More and more of today's computing is happening in "the cloud" -- not just on the desktop or even on the big servers in the basement but all over the Net at once. Government agencies, banks and companies like Google, Amazon and Microsoft maintain dozens of huge data centers all over the country and the world, all sharing data back and forth over high-speed fiber-optic lines.
But the data sharing doesn't always go smoothly; sometimes the short streams of ones and zeros known as data packets get distorted, delayed or dropped altogether. "It is not unusual for network packets travel 10,000 miles just to be dropped by the end-host," explained Hakim Weatherspoon, assistant professor of computer science, "but it is frustrating." Lost packets have to be resent, slowing down the overall data transfer.
Weatherspoon is collaborating with Hani Jamjoom, M.Eng. '97, a research manager at IBM's Watson Research Center, to study the causes of these distortions and develop ways for cloud computing applications to deal with them. Their work will be partly funded by a $20,000 IBM faculty award.
To find out what happens to data packets in their travels, Weatherspoon operates a testbed called the Cornell NLR Rings, which sends data on loops up to 16,000 miles round-trip around the National Lambda Rail high-speed fiber-optic research network. Network packets can be sent out and back through New York, Chicago, Denver or, in the largest loop, on a complete circuit around the country.
In order to understand packet loss experienced by the computer at the end of the chain and the associated reduction in performance, Weathersoon's research group, collaborating with physics post-doctoral researcher Daniel Freedman, has developed an apparatus that uses a very precisely modulated laser to generate packets of optical signals, then analyzes what comes back with sub-picosecond accuracy. "The instrument measures 'ground truth' on the wire," Weatherspoon explained. In other words, it shows what's really happening, not just a measurement from a distance. Software to operate the testing device was developed by Freedman and Weatherspoon's graduate student Tudor Marian.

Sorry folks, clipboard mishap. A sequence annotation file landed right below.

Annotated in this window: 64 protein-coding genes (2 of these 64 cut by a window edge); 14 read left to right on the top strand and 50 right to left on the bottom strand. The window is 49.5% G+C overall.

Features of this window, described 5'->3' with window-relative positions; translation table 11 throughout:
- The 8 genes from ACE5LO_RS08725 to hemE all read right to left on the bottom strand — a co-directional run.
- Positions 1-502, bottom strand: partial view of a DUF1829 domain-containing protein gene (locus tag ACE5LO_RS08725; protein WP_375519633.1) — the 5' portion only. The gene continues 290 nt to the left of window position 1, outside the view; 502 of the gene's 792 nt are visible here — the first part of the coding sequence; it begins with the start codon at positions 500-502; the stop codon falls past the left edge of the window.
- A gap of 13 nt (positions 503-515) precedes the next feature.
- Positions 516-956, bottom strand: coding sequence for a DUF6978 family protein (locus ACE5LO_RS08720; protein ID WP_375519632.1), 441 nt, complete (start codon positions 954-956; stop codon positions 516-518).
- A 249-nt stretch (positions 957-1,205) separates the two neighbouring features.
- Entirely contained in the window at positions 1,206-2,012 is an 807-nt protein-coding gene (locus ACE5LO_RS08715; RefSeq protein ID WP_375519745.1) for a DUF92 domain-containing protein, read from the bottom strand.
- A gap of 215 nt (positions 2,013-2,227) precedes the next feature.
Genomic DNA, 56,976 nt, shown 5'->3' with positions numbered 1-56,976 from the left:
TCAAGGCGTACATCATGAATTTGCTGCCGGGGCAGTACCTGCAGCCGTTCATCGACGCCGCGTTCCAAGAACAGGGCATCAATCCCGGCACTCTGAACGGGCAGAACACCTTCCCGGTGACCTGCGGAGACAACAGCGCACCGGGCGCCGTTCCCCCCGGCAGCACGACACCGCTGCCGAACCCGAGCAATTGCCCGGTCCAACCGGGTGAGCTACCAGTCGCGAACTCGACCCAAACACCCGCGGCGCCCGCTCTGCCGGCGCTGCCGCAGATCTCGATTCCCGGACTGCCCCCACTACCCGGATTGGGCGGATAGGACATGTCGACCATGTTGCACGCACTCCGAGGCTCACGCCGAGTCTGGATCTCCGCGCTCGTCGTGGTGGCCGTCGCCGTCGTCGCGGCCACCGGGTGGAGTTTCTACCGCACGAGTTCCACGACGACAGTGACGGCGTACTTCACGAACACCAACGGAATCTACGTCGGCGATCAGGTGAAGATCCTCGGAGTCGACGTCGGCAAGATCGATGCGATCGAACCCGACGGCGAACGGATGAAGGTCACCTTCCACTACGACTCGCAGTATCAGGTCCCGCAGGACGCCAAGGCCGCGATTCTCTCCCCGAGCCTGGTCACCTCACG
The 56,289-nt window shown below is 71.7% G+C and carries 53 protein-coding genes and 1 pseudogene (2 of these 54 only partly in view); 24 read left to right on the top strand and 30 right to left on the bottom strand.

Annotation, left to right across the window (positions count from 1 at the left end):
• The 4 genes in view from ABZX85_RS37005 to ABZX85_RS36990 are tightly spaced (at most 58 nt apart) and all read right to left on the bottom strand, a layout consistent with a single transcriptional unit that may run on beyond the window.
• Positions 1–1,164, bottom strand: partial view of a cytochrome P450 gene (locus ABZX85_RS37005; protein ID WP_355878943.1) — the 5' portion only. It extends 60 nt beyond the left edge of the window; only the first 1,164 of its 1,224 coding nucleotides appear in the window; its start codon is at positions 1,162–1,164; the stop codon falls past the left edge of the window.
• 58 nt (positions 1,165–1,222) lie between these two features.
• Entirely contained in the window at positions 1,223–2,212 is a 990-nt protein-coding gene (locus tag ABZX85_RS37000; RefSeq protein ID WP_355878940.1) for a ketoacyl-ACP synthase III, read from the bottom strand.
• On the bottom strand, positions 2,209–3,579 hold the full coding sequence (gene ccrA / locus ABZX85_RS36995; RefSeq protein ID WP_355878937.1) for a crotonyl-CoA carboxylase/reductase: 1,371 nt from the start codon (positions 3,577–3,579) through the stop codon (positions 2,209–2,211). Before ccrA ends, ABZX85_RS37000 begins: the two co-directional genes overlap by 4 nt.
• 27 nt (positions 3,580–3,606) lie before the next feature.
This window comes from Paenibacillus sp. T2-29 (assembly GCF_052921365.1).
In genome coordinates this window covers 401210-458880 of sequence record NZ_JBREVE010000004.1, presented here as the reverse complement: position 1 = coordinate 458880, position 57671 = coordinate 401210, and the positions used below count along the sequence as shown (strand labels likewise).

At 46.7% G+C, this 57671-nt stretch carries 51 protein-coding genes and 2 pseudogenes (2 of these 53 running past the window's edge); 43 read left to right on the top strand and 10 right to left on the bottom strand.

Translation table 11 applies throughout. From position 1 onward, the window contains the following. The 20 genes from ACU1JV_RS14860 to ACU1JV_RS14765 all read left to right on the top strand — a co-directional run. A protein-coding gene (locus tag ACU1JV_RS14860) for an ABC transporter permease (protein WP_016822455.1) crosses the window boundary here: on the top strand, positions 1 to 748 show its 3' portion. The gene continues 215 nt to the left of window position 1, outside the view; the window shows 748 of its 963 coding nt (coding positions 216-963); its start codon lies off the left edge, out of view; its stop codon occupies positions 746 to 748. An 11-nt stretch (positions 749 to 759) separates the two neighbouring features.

A surprise in early testing was that transmission problems show up on the uncongested LambdaRail network, meaning they also may appear on private networks used by businesses and institutions. "I have discovered that contrary to the widely held supposition that such networks are largely stable, lossless and jitter free, these networks can be rather unstable, prone to loss and sources of significant jitter," Weatherspoon reported in his proposal to IBM. The longer the path, the worse packet loss experienced by the end-host, he added.
A key problem, the research shows, is that packets tend to bunch up en route and arrive in rapid-fire streams that the receiving computers can't process fast enough.
Other aspects of the IBM collaboration include developing software that parallelizes the incoming signals to make better use of "multicore" parallel processors, which may help in dealing with rapid-fire incoming packets, and finding ways to reduce energy consumption in large data centers by telling the systems when they can turn off disks that are not needed.
Overall, Weatherspoon said, there are "mismatches between abstraction and physical realities" in today's cloud computing. By removing these bottlenecks, he said, he hopes to facilitate the next generation of data centers.